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American Shani Davis has a chance at resounding Winter Olympic mark

The Sochi-bound speedskater could become the first man to win long-track gold medals in three Olympics — and make a case that he's the best in history.

January 18, 2014|By Philip Hersh
  • Shani Davis was all smiles after competing in the men's 1,500 meters speedskating trials three weeks ago. Davis was the top qualifier in the event.
Shani Davis was all smiles after competing in the men's 1,500 meters… (Rick Bowmer / Associated…)

Shani Davis qualified for the 2014 U.S. Olympic speedskating team in three individual events, winning two of them — the 1,000 and 1,500 meters — at the recent Olympic trials.

That gives him a chance to become the first man in the world to win long-track gold medals in three Olympics — he took the 1,000 meters in 2006 and 2010 — and the first U.S. man in any sport to win gold at three Winter Games.

Should Davis do that, he will cement his status in the pantheon of speedskating greats.

And you then could make a case for the 31-year-old Chicagoan as the greatest men's speedskater in history.

It would boil down to a variation of what could be called the Koufax-vs.-Spahn debate as to who is the best left-hander — and maybe the best pitcher — in baseball history.

In the final four years of a 12-year career in which he won 165 games, Sandy Koufax was the most impressive pitcher ever, left-hander or right-hander. He had a 97-27 record, 1.86 earned-run average, 31 shutouts, 1,228 strikeouts in 1,192 2/3 innings and a WHIP of .909.

Over a 21-year career, Warren Spahn won 363 games, with 13 20-win seasons, including a 23-7 mark with a 2.60 ERA at age 42 for a sixth-place team. He led the National League in victories eight times, in strikeouts four times, and he pitched complete games in 57% of his starts. He ranks sixth in all-time victories and shutouts (63), both the most by any pitcher since 1930.

Eric Heiden is Koufax.

Shani Davis is Spahn.

No, the comparison isn't exact, and many would say Norway's Johann Olav Koss also belongs in the speedskating discussion, but here are the salient points about Heiden and Davis:

When Heiden retired at 21, he had competed in two Olympics.

He finished seventh and 19th in his two races at the 1976 Winter Games at Innsbruck, Austria.

In the next, at Lake Placid, N.Y., in 1980, Heiden won a record five gold medals, four in Olympic-record times, the fifth with a world record, under widely varying conditions on an outdoor rink.

That remains the greatest single-Games achievement in Winter Olympics history. The passing of time has made it seem even more remarkable that one person could win races from 500 meters, which took him 38.03 seconds, to 10,000 meters, which he covered in a world-record 14 minutes 28.13 seconds.

Davis has made four U.S. Olympic teams, the first in short track at Salt Lake City in 2002, when he did not compete. He has competed in two Winter Games so far — Turin, Italy, in 2006 and Vancouver, Canada, in 2010, winning gold in the 1,000 and silver in the 1,500 in long track at both.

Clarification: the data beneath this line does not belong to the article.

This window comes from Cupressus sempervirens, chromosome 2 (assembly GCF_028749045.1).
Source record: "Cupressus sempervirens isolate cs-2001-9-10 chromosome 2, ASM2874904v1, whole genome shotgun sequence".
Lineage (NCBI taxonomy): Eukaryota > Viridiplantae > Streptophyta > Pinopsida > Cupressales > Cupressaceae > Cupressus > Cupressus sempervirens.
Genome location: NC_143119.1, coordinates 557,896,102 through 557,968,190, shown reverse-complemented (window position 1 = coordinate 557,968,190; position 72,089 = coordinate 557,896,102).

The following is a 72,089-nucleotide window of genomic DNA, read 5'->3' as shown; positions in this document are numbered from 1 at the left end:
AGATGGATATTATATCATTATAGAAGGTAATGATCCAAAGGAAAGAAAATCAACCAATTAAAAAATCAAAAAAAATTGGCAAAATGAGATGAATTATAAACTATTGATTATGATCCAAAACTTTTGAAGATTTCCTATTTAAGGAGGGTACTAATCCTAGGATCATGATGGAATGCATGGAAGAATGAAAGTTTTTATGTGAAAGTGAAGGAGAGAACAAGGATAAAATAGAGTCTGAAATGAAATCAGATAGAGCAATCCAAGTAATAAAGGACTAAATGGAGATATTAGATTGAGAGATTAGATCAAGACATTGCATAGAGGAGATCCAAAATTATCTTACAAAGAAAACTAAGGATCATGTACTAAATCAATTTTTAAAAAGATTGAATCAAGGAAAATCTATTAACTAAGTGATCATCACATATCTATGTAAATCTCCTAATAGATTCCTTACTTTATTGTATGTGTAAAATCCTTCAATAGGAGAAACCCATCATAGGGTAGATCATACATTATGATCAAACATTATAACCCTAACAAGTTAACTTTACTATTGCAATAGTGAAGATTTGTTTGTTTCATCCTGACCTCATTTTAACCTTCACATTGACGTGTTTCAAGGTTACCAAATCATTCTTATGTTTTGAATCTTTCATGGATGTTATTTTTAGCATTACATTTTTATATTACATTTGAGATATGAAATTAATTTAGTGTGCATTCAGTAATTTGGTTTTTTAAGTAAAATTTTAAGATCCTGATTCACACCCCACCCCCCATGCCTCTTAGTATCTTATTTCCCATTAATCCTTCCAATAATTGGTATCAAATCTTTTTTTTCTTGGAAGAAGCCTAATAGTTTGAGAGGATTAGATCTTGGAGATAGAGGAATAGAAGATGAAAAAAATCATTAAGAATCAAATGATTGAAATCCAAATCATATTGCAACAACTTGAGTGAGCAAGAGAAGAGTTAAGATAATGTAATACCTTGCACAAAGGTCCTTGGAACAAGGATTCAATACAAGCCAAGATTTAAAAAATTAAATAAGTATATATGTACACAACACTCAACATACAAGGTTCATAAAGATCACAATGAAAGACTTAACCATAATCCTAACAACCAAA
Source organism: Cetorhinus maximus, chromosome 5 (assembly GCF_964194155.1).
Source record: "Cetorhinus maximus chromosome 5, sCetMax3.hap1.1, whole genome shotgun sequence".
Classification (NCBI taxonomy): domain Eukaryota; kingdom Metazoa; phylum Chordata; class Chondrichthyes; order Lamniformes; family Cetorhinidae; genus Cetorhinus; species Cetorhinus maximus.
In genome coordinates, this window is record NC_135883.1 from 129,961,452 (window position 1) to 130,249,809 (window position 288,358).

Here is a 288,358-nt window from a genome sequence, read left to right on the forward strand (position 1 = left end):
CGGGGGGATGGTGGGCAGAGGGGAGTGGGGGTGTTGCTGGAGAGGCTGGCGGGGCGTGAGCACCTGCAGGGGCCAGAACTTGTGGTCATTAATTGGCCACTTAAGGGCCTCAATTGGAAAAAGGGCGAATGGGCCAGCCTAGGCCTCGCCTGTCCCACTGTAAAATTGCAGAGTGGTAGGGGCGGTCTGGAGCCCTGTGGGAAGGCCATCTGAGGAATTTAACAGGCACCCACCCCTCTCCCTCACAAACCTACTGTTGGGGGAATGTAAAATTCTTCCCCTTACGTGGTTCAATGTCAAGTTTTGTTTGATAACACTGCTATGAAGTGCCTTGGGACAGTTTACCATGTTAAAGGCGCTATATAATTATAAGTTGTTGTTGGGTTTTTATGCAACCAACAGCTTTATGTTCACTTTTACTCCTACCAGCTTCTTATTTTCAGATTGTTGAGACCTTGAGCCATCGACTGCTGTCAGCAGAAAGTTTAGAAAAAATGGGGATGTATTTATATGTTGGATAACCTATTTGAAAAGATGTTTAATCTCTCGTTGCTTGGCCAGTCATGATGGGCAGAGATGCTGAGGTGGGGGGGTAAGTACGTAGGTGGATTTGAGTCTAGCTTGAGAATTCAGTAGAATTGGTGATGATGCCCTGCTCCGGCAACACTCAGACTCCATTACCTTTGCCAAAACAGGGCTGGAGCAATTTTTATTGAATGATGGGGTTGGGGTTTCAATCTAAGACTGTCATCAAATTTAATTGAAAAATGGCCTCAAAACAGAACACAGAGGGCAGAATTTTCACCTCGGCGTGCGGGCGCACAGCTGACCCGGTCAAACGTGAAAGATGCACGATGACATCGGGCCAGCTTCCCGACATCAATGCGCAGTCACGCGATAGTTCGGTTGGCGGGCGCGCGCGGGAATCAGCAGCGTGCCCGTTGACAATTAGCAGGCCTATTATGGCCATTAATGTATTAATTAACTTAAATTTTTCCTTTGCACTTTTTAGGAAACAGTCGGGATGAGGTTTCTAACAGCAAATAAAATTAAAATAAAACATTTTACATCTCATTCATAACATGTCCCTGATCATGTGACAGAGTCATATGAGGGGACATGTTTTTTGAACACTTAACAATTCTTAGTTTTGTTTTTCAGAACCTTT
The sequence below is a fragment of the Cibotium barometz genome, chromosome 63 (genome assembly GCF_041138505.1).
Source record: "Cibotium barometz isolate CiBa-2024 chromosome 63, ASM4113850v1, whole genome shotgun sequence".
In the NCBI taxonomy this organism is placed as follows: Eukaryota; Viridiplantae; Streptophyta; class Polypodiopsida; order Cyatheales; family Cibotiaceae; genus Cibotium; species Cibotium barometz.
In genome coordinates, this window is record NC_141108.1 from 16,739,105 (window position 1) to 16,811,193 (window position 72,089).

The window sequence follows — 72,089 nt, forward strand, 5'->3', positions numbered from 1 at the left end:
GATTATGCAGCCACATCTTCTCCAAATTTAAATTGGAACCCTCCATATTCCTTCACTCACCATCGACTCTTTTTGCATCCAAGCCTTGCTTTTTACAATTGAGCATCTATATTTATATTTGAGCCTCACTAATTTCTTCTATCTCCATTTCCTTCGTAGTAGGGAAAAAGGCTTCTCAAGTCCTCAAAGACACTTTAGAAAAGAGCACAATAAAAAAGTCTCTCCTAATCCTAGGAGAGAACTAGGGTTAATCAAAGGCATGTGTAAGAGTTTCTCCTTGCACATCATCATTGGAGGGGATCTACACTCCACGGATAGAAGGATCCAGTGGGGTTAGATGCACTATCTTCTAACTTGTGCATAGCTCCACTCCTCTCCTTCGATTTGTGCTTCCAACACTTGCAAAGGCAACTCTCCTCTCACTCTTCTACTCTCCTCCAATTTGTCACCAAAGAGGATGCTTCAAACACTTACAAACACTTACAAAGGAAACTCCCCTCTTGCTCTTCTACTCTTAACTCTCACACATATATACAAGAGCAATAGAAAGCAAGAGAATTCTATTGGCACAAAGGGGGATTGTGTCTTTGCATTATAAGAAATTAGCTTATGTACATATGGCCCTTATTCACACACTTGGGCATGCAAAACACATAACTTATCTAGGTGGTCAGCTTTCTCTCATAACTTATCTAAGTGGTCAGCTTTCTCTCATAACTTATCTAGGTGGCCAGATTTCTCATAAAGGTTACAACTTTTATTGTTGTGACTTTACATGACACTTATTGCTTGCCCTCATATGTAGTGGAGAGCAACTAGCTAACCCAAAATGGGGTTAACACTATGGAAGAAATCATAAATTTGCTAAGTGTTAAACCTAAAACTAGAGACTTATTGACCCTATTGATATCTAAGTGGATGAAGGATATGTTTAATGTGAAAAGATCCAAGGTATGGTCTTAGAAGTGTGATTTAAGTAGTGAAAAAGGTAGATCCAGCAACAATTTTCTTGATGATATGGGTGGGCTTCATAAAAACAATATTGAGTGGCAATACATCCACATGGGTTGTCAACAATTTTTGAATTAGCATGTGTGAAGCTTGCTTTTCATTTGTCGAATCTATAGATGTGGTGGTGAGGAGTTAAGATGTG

Heiden and Davis are the only men to have won world titles in the all-around and sprint championships. Heiden won three all-around, four sprint; Davis has won two all-around, one sprint.

The breadth of men's competition was narrower in Heiden's career, before Japan and South Korea became factors in the sport. But the end of the Soviet Union in 1991 took its big players out of the field, and Russia's men have not been as strong since.

In 2004, Davis became the first — and only — U.S. man to compete in both short-track and long-track worlds in the same season. He also did it in 2005, winning a bronze medal in short track and the world title in all-around.

According to statistics from the speedskating website EvertStenlund.se, Heiden set senior world records 10 times and tied a record another time.

Those stats show Davis has set senior world records nine times, with three records (1,000, 1,500, all-around) still standing. His record for best overall score in the all-around has stood the test of time: seven-plus years.

(Clock comparisons between the two are essentially meaningless because Heiden raced outdoors, with ice conditions dramatically affected by weather, while Davis' best times all have come indoors.)

On the World Cup circuit, which began five years after Heiden retired, Davis stands second in career victories at 57, trailing Canada's Jeremy Wotherspoon by 10.

So, as in the case of Koufax and Spahn, we have with Heiden and Davis a debate between blinding brilliance over a short period and consistent excellence over a longer period.

At this point, Heiden still is No. 1.

But another gold medal for Davis would be a singular achievement in men's skating.

And, in this case, singular may be another way of saying No. 1.

phersh@tribune.com

Twitter: @olyphil

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